genetically engineered crops

D.R.Morse drm at ukc.ac.uk
Wed Jun 30 14:40:49 EST 1993


In article <1993Jun24.092255.22269 at gserv1.dl.ac.uk> CS at abc.univie.ac.at ("Christoph Schller") writes:
>
> > From:          rwil2 at cs.aukuni.ac.nz (Roger Wayne Willcocks )
> >
> > I would like to point out that genetically engineered crops pose little
> > threat to the environment since, as yet, no genetically engineered organism
> > has proved to be fitter to survive than the original organism.
>>
> > Fnx
>
>
> Shortsighted argument!
> What IF a geneticlly engineered organism proves to be fitter?
> Fitness depends on the environment.

This week's (24th June 1993) issue of Nature may not have made it across the
Atlantic or to the southern hemisphere yet.

In it there is a News and Views article by P. Kareiva on a paper by M.J.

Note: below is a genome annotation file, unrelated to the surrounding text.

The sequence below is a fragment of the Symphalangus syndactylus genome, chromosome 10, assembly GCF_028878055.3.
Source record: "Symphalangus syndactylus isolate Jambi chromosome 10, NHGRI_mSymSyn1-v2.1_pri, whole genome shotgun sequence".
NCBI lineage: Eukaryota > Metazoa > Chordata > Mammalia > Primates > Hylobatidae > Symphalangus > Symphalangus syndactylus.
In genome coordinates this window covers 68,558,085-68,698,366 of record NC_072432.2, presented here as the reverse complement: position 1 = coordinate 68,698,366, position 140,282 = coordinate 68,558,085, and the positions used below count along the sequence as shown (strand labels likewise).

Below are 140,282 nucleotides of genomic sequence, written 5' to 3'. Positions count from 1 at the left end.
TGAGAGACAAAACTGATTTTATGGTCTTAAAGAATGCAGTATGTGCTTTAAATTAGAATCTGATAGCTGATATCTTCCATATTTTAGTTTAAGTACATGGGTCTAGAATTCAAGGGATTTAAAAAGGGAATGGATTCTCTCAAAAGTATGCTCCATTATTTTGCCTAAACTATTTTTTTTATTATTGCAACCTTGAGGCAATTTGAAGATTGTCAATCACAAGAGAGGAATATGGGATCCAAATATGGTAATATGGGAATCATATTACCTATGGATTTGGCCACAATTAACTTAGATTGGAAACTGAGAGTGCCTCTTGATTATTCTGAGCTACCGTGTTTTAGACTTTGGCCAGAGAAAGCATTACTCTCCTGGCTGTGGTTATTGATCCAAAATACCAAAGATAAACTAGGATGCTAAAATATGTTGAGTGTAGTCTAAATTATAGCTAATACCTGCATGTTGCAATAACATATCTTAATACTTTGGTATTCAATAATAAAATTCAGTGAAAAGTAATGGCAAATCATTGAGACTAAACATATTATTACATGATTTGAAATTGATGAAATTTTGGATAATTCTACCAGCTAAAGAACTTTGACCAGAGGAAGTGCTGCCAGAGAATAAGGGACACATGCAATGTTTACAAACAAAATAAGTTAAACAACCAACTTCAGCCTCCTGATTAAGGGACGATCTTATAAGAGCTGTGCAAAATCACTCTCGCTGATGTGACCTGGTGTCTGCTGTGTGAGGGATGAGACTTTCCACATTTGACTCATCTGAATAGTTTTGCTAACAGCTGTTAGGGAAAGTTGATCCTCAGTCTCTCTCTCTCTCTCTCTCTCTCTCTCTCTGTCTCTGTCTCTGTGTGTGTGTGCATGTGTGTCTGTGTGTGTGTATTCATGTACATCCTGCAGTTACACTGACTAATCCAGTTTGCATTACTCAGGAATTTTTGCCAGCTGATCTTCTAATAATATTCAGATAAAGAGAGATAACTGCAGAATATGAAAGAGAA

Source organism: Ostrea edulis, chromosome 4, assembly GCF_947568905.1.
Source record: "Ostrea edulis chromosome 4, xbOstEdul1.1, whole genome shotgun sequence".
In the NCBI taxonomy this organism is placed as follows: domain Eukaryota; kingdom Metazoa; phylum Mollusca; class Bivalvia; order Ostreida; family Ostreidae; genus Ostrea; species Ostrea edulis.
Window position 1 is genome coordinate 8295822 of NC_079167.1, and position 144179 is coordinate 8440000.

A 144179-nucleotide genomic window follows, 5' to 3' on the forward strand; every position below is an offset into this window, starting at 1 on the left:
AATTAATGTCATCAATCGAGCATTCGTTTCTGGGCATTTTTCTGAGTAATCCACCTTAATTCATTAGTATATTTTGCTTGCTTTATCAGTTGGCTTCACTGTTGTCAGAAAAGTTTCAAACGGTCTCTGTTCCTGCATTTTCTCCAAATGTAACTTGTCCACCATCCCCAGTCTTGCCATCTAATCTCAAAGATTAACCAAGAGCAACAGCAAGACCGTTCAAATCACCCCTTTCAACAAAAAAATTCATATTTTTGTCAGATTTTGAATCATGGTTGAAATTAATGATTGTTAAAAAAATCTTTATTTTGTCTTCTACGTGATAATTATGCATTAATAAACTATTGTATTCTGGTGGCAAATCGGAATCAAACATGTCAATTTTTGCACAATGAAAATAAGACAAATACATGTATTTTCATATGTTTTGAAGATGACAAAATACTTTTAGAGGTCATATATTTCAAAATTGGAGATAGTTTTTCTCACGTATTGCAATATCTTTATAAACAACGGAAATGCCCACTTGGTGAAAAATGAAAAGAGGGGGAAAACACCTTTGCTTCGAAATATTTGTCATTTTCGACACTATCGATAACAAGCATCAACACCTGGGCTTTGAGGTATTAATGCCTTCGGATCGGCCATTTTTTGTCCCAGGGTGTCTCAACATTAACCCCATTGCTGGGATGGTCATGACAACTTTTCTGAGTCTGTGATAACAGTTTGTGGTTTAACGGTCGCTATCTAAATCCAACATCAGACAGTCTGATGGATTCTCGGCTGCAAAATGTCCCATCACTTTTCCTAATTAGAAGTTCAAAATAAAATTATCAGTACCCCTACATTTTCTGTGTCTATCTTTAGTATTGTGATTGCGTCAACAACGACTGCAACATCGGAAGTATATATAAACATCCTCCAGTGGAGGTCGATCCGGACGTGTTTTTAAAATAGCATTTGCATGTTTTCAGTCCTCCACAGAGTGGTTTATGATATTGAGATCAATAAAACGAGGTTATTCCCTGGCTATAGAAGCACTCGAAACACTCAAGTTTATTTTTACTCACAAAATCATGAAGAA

Crawley et al. which looks at the fitness of genetically engineered oil seed
rape in several environments and locations in the U.K.  I recall that their
finding was that there was no difference between the fitness of `normal' oil
seed rape, one with a marker gene inserted, and one with the marker gene and
a gene which conferred resistance to a herbicide.  (That is only my
recollection - I may have got the facts wrong.)

If there is interest I will post the reference and a more precise summary
of their findings.

> Christoph Schueller
>

David Morse,
Computing Laboratory,
University of Kent at Canterbury,
Kent.    U.K.



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